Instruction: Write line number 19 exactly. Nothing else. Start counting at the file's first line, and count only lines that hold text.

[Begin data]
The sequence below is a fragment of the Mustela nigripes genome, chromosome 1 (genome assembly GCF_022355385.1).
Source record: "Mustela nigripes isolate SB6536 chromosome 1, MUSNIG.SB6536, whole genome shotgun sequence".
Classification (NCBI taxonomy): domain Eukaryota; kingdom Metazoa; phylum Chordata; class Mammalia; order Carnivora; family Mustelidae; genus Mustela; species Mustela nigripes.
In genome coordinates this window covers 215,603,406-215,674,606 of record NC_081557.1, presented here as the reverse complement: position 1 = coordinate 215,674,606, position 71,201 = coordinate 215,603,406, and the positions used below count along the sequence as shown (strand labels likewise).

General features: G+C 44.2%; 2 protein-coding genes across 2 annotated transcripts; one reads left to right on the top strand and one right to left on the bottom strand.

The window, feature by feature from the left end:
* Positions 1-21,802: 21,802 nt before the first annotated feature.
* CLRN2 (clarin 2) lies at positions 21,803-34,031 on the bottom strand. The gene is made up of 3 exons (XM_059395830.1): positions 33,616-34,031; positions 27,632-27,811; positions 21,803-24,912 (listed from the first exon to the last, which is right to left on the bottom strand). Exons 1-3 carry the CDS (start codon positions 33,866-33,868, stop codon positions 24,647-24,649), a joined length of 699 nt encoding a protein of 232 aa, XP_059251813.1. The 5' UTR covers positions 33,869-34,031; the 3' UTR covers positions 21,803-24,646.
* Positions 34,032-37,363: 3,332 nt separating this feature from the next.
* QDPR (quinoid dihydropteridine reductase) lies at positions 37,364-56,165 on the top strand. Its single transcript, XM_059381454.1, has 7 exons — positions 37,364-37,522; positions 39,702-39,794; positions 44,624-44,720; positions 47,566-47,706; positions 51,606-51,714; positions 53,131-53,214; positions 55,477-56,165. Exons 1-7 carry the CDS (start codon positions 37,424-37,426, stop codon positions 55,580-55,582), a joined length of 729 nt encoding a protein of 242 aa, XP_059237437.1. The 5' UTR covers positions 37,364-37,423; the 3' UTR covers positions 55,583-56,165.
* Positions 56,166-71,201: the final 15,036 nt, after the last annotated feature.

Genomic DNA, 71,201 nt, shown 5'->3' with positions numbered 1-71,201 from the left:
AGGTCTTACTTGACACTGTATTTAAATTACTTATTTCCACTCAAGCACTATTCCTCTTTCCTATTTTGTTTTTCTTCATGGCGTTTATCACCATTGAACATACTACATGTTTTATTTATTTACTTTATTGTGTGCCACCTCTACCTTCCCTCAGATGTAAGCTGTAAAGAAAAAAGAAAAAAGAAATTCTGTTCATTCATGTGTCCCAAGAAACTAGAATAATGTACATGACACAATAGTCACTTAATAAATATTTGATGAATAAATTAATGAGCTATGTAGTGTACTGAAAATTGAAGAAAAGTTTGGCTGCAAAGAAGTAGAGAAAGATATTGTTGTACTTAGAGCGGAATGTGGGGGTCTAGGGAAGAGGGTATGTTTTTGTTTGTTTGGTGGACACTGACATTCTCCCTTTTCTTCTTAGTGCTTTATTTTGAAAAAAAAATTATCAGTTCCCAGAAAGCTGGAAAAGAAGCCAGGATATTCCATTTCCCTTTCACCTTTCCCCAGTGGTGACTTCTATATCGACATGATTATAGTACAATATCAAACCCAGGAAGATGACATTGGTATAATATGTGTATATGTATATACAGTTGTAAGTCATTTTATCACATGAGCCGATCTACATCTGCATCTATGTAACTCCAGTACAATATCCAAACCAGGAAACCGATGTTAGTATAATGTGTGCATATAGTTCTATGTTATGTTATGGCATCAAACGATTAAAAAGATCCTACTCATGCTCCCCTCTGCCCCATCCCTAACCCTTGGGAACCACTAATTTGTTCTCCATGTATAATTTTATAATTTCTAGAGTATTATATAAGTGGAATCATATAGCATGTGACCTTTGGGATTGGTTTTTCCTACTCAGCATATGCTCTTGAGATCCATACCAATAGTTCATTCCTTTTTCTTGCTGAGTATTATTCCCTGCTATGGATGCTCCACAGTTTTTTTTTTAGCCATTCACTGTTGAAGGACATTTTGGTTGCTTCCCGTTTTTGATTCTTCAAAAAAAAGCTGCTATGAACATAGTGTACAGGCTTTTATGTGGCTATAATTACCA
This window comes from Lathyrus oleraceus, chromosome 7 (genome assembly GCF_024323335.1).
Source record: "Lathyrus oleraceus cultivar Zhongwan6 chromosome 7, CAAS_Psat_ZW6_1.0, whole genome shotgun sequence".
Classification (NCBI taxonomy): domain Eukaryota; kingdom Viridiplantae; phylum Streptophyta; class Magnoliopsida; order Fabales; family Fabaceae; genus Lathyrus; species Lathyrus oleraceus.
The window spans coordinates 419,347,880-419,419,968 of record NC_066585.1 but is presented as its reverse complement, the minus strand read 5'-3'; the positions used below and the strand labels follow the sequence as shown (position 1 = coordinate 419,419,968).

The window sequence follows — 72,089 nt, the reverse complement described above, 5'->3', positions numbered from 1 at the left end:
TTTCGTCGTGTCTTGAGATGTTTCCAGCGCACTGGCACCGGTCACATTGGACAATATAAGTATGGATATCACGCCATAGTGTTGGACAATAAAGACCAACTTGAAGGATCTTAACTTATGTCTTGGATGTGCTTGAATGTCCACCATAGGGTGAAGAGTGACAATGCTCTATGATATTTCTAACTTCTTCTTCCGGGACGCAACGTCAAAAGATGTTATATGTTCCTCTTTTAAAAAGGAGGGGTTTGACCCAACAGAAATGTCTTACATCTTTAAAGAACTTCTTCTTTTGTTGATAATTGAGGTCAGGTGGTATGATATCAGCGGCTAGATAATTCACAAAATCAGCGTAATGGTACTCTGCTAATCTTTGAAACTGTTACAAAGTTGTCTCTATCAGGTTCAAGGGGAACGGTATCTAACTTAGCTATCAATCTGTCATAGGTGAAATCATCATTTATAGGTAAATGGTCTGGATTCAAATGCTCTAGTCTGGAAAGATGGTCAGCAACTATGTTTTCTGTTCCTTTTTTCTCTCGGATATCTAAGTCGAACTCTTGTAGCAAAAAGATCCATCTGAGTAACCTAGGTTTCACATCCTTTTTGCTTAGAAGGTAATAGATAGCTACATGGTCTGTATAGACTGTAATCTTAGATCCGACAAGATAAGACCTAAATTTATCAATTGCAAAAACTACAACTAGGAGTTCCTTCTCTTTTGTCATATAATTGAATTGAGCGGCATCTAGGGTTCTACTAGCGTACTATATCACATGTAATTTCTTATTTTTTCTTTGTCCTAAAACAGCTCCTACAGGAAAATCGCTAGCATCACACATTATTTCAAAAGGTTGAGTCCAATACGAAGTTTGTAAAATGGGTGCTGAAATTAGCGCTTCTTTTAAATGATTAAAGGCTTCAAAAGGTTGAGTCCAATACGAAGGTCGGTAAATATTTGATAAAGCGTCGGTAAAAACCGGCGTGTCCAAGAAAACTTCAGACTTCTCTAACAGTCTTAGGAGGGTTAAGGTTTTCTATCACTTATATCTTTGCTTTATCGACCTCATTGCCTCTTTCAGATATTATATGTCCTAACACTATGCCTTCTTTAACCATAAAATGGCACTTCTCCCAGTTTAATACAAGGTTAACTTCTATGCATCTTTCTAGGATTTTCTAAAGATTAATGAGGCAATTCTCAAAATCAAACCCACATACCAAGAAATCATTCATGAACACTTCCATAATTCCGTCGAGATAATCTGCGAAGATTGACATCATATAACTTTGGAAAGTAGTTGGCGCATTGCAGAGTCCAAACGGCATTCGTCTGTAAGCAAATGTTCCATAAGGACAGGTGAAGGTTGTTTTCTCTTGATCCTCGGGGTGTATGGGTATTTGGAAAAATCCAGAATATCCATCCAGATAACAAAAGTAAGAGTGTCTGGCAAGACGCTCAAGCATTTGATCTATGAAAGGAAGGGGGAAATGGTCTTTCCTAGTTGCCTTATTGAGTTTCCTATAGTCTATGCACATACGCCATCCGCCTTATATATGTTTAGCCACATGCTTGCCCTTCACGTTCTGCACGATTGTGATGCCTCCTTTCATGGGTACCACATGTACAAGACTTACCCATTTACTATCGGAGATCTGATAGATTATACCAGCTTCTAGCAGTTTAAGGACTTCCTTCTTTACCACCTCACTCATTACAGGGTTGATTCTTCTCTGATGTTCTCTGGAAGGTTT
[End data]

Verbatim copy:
TTTCGTCGTGTCTTGAGATGTTTCCAGCGCACTGGCACCGGTCACATTGGACAATATAAGTATGGATATCACGCCATAGTGTTGGACAATAAAGACCAACTTGAAGGATCTTAACTTATGTCTTGGATGTGCTTGAATGTCCACCATAGGGTGAAGAGTGACAATGCTCTATGATATTTCTAACTTCTTCTTCCGGGACGCAACGTCAAAAGATGTTATATGTTCCTCTTTTAAAAAGGAGGGGTTTGACCCAACAGAAATGTCTTACATCTTTAAAGAACTTCTTCTTTTGTTGATAATTGAGGTCAGGTGGTATGATATCAGCGGCTAGATAATTCACAAAATCAGCGTAATGGTACTCTGCTAATCTTTGAAACTGTTACAAAGTTGTCTCTATCAGGTTCAAGGGGAACGGTATCTAACTTAGCTATCAATCTGTCATAGGTGAAATCATCATTTATAGGTAAATGGTCTGGATTCAAATGCTCTAGTCTGGAAAGATGGTCAGCAACTATGTTTTCTGTTCCTTTTTTCTCTCGGATATCTAAGTCGAACTCTTGTAGCAAAAAGATCCATCTGAGTAACCTAGGTTTCACATCCTTTTTGCTTAGAAGGTAATAGATAGCTACATGGTCTGTATAGACTGTAATCTTAGATCCGACAAGATAAGACCTAAATTTATCAATTGCAAAAACTACAACTAGGAGTTCCTTCTCTTTTGTCATATAATTGAATTGAGCGGCATCTAGGGTTCTACTAGCGTACTATATCACATGTAATTTCTTATTTTTTCTTTGTCCTAAAACAGCTCCTACAGGAAAATCGCTAGCATCACACATTATTTCAAAAGGTTGAGTCCAATACGAAGTTTGTAAAATGGGTGCTGAAATTAGCGCTTCTTTTAAATGATTAAAGGCTTCAAAAGGTTGAGTCCAATACGAAGGTCGGTAAATATTTGATAAAGCGTCGGTAAAAACCGGCGTGTCCAAGAAAACTTCAGACTTCTCTAACAGTCTTAGGAGGGTTAAGGTTTTCTATCACTTATATCTTTGCTTTATCGACCTCATTGCCTCTTTCAGATATTATATGTCCTAACACTATGCCTTCTTTAACCATAAAATGGCACTTCTCCCAGTTTAATACAAGGTTAACTTCTATGCATCTTTCTAGGATTTTCTAAAGATTAATGAGGCAATTCTCAAAATCAAACCCACATACCAAGAAATCATTCATGAACACTTCCATAATTCCGTCGAGATAATCTGCGAAGATTGACATCATATAACTTTGGAAAGTAGTTGGCGCATTGCAGAGTCCAAACGGCATTCGTCTGTAAGCAAATGTTCCATAAGGACAGGTGAAGGTTGTTTTCTCTTGATCCTCGGGGTGTATGGGTATTTGGAAAAATCCAGAATATCCATCCAGATAACAAAAGTAAGAGTGTCTGGCAAGACGCTCAAGCATTTGATCTATGAAAGGAAGGGGGAAATGGTCTTTCCTAGTTGCCTTATTGAGTTTCCTATAGTCTATGCACATACGCCATCCGCCTTATATATGTTTAGCCACATGCTTGCCCTTCACGTTCTGCACGATTGTGATGCCTCCTTTCATGGGTACCACATGTACAAGACTTACCCATTTACTATCGGAGATCTGATAGATTATACCAGCTTCTAGCAGTTTAAGGACTTCCTTCTTTACCACCTCACTCATTACAGGGTTGATTCTTCTCTGATGTTCTCTGGAAGGTTT